Wednesday, March 17, 2010

Mel - Day 8 and 9

As the days are getting quite busy now I find I do not have the time to do my leisurely morning writing and blog posting. So, I will endeavour to type them out at night and post them first thing when I arrive at Es Artes the following morning. This has resulted in two days in one posting.

Day 8

We've been here a week already! Crazy! We had quite a productive day today - albeit a bit of a stressful one at times. Shortly after our arrival at Es Artes this morning a woman arrived and started watching me as I worked. I went to the office to ask who she was and was told she was here to help sew. ‘Great’, I thought, ‘my first volunteer’. I have to say, I am a bit proud of myself as I managed to converse with her enough to exchange names (her name is Soyla – sp?) and gather that she does not speak any English. Apparently I did the well enough that she was convinced that I spoke ‘un pocito’ of Spanish. The rest of the conversation proved that I, in fact, do not know un pocito and I finally gave in and went to find someone to translate and we set to work. An hour and a half went by and we still had not seen the woman who we were told would be there at 9am to discuss the dying of the fabric. As I may have mentioned already, I was quite nervous to get this dying process started as we are dying a great deal indigo and I have heard that this process takes quite a bit of time. So, back to the office I go to ask if we knew when this woman was going to show up. They replied, ‘She’s in there already.’ I said, ‘What do you mean? You said she was a seamstress.’ The said, ‘Yes, she is that too!’ After quite an intense discussion involving about 7 people (3 of whom didn’t necessarily need to be there) we established that yes, she is doing the dying for us. We gave her all that we wanted dyed and she left to get started. Sigh! With that settled, I finished cutting the tunics for the Traviesos (or Tricksters) Oh! Have I mentioned the four categories of characters yet? There are: Tricksters = Traviesos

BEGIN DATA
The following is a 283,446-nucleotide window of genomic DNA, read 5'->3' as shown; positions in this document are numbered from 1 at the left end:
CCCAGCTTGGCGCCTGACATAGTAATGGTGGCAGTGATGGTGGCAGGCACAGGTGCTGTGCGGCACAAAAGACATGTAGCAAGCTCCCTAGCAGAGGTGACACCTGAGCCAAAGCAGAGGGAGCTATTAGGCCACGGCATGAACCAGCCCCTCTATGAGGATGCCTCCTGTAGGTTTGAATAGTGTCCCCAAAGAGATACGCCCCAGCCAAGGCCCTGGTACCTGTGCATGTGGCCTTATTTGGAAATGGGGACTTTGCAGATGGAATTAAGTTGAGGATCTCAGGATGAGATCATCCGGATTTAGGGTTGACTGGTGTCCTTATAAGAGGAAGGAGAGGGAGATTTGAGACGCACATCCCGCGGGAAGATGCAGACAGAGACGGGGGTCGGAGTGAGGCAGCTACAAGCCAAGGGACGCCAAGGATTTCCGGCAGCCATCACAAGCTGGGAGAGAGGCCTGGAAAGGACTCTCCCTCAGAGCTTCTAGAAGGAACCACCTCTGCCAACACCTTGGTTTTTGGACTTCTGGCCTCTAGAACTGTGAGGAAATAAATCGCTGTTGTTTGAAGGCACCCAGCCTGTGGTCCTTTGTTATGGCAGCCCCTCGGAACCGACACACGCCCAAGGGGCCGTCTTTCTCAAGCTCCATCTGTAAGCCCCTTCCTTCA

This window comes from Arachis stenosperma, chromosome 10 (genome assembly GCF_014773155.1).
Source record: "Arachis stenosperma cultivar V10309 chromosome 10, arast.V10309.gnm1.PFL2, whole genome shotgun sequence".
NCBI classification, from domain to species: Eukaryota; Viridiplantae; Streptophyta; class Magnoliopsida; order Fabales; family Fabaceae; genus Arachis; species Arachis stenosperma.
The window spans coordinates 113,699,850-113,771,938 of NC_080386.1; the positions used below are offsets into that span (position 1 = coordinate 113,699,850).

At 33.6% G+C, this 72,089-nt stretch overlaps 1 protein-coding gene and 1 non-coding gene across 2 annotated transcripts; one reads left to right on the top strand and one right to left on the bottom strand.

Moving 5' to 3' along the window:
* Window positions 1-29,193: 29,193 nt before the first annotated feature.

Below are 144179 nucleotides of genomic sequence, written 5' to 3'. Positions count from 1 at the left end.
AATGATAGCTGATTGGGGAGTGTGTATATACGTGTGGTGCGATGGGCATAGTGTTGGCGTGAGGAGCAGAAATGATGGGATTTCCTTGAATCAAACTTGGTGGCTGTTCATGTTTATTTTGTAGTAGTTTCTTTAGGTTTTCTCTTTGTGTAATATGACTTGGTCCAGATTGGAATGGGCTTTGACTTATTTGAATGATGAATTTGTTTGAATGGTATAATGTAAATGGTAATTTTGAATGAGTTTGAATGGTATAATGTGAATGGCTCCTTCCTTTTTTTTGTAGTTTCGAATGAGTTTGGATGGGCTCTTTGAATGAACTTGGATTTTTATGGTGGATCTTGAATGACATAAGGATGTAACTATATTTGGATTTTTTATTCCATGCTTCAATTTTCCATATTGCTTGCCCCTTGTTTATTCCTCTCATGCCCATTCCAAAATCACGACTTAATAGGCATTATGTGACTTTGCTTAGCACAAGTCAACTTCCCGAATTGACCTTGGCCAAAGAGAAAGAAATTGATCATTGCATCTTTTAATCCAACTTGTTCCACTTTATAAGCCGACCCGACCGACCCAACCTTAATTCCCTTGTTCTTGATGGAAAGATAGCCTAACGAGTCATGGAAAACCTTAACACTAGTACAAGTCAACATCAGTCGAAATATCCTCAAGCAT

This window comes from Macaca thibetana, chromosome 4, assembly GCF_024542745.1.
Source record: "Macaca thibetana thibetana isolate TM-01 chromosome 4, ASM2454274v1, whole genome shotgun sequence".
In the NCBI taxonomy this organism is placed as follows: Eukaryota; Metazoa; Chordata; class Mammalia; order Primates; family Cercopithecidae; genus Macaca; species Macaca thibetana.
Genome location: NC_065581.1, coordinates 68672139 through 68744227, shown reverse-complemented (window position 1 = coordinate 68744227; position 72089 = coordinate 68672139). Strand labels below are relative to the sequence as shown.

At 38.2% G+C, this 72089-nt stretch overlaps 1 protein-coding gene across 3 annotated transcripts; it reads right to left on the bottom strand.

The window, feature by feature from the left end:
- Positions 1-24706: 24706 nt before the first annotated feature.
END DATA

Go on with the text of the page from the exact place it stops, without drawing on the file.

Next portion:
Gods = Dioses

Community = Comunidad

Hunters = Cazadores

In the afternoon I set to work drafting the pattern for the camisoles/tanks for the Gods’ underlayer. Sean and I also had the opportunity to go and see Soyla at work dying the fabric. There is a woman’s centre in Suchitoto where local women make a variety of different products (mostly sewn) and there is space there for dying as well. I don’t have the details yet on how it works – whether they rent space or are paid to be there. But it was great to see and they were so welcoming and friendly and we went through. The indigo dying process is long, intense, and very smelly. First, you need to wash and treat the fabric in preparation for dying. It must they dry completely before the dying happens. Then, depending on how dark you want the finished product, you need to dip it in the dye 4-8 times (for medium to dark fabric). I think it needs to dry somewhat between each of these dips. It takes a very patient and committed person to do this process. Soyla is definitely both of these things. I’ll try to post pictures soon.

Day 9

The container is here!!!!!!!! They said it would be today but I didn’t truly believe it until we walked around the corner and there it was. Tons of people had arrived to help unload and we quickly set to work. The mood in the air was difficult to describe as mere words don’t really capture the joy, optimism, excitement, relief and just absolute glee that was in the air. People kept remarking that it was just like Christmas not quite believing all of the materials that were sent.

For the most part, everything made it quite successfully. One of the sewing machines busted the welds that were holding the legs on and so it had fallen over and dumped machine oil over a couple of toolboxes. Some of the lights on the rack had loosened off their C-clamps and a couple of shutters had popped out (as we had anticipated) but there was not any real damage that was done. Overall, the equipment and materials had survived the trip very well.